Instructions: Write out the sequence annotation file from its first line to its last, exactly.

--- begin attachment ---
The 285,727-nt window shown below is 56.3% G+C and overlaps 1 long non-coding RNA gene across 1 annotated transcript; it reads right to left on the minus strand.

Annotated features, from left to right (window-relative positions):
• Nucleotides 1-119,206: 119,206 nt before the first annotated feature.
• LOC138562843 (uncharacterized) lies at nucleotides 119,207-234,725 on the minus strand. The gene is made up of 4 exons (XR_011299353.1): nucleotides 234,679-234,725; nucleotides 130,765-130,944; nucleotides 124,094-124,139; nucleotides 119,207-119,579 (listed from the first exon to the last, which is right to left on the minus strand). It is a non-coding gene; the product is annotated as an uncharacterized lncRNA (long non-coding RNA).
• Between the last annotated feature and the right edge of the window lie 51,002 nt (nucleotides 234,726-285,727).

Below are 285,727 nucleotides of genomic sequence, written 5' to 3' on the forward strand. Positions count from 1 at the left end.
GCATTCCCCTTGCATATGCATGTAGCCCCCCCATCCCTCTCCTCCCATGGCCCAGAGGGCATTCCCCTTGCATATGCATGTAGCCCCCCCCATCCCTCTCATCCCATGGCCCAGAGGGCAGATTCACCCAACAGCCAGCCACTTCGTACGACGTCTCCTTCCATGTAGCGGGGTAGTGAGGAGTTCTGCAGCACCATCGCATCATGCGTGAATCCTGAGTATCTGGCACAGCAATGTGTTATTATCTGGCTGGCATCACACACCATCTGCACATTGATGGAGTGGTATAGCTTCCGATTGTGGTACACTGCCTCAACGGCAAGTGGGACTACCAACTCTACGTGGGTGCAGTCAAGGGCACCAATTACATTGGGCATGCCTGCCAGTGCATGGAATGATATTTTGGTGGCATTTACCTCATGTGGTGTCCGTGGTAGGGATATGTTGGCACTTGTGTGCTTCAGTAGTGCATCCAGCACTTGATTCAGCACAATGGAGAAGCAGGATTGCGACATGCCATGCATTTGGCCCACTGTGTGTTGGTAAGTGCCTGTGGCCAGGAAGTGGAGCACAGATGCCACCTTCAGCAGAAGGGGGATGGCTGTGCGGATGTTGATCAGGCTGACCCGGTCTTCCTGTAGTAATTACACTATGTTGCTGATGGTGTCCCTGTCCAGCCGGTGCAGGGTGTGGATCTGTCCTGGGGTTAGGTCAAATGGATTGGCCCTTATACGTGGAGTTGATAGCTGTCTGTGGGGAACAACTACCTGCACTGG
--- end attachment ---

The 285,727-nt window shown below is 56.3% G+C and overlaps 1 long non-coding RNA gene across 1 annotated transcript; it reads right to left on the minus strand.

Annotated features, from left to right (window-relative positions):
• Nucleotides 1-119,206: 119,206 nt before the first annotated feature.
• LOC138562843 (uncharacterized) lies at nucleotides 119,207-234,725 on the minus strand. The gene is made up of 4 exons (XR_011299353.1): nucleotides 234,679-234,725; nucleotides 130,765-130,944; nucleotides 124,094-124,139; nucleotides 119,207-119,579 (listed from the first exon to the last, which is right to left on the minus strand). It is a non-coding gene; the product is annotated as an uncharacterized lncRNA (long non-coding RNA).
• Between the last annotated feature and the right edge of the window lie 51,002 nt (nucleotides 234,726-285,727).

Below are 285,727 nucleotides of genomic sequence, written 5' to 3' on the forward strand. Positions count from 1 at the left end.
GCATTCCCCTTGCATATGCATGTAGCCCCCCCATCCCTCTCCTCCCATGGCCCAGAGGGCATTCCCCTTGCATATGCATGTAGCCCCCCCCATCCCTCTCATCCCATGGCCCAGAGGGCAGATTCACCCAACAGCCAGCCACTTCGTACGACGTCTCCTTCCATGTAGCGGGGTAGTGAGGAGTTCTGCAGCACCATCGCATCATGCGTGAATCCTGAGTATCTGGCACAGCAATGTGTTATTATCTGGCTGGCATCACACACCATCTGCACATTGATGGAGTGGTATAGCTTCCGATTGTGGTACACTGCCTCAACGGCAAGTGGGACTACCAACTCTACGTGGGTGCAGTCAAGGGCACCAATTACATTGGGCATGCCTGCCAGTGCATGGAATGATATTTTGGTGGCATTTACCTCATGTGGTGTCCGTGGTAGGGATATGTTGGCACTTGTGTGCTTCAGTAGTGCATCCAGCACTTGATTCAGCACAATGGAGAAGCAGGATTGCGACATGCCATGCATTTGGCCCACTGTGTGTTGGTAAGTGCCTGTGGCCAGGAAGTGGAGCACAGATGCCACCTTCAGCAGAAGGGGGATGGCTGTGCGGATGTTGATCAGGCTGACCCGGTCTTCCTGTAGTAATTACACTATGTTGCTGATGGTGTCCCTGTCCAGCCGGTGCAGGGTGTGGATCTGTCCTGGGGTTAGGTCAAATGGATTGGCCCTTATACGTGGAGTTGATAGCTGTCTGTGGGGAACAACTACCTGCACTGG